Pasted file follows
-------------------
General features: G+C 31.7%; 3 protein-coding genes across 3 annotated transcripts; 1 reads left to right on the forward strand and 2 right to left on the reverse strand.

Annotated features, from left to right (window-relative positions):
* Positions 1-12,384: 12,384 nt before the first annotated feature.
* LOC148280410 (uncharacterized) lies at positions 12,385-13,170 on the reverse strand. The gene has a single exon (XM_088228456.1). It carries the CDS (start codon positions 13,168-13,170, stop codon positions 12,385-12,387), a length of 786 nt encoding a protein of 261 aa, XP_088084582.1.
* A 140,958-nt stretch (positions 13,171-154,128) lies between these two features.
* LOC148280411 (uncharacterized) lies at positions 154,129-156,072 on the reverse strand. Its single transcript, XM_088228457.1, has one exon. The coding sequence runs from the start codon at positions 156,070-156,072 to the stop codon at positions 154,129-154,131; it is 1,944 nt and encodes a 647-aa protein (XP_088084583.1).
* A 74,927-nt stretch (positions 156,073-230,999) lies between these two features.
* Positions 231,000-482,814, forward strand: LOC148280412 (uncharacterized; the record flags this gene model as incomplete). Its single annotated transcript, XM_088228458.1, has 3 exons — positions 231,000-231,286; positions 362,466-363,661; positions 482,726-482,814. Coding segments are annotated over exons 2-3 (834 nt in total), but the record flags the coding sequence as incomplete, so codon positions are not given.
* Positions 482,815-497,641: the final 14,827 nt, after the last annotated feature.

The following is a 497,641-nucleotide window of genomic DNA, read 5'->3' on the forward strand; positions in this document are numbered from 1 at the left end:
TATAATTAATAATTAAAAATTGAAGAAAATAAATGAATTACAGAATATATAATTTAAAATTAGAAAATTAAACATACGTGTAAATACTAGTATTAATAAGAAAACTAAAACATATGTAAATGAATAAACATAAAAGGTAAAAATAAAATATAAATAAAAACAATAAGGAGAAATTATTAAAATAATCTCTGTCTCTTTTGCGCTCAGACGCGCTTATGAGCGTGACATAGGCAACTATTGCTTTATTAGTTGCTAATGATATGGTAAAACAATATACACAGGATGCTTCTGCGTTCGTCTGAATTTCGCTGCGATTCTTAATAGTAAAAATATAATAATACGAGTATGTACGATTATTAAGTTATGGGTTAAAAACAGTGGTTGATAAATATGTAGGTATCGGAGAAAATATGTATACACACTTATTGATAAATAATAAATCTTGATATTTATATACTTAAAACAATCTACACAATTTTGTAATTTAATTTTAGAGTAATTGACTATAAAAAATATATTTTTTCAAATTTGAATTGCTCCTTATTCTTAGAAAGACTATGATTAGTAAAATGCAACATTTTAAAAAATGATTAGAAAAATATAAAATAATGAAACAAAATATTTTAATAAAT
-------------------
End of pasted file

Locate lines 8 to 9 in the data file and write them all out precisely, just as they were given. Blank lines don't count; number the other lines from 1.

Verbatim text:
* Positions 231,000-482,814, forward strand: LOC148280412 (uncharacterized; the record flags this gene model as incomplete). Its single annotated transcript, XM_088228458.1, has 3 exons — positions 231,000-231,286; positions 362,466-363,661; positions 482,726-482,814. Coding segments are annotated over exons 2-3 (834 nt in total), but the record flags the coding sequence as incomplete, so codon positions are not given.
* Positions 482,815-497,641: the final 14,827 nt, after the last annotated feature.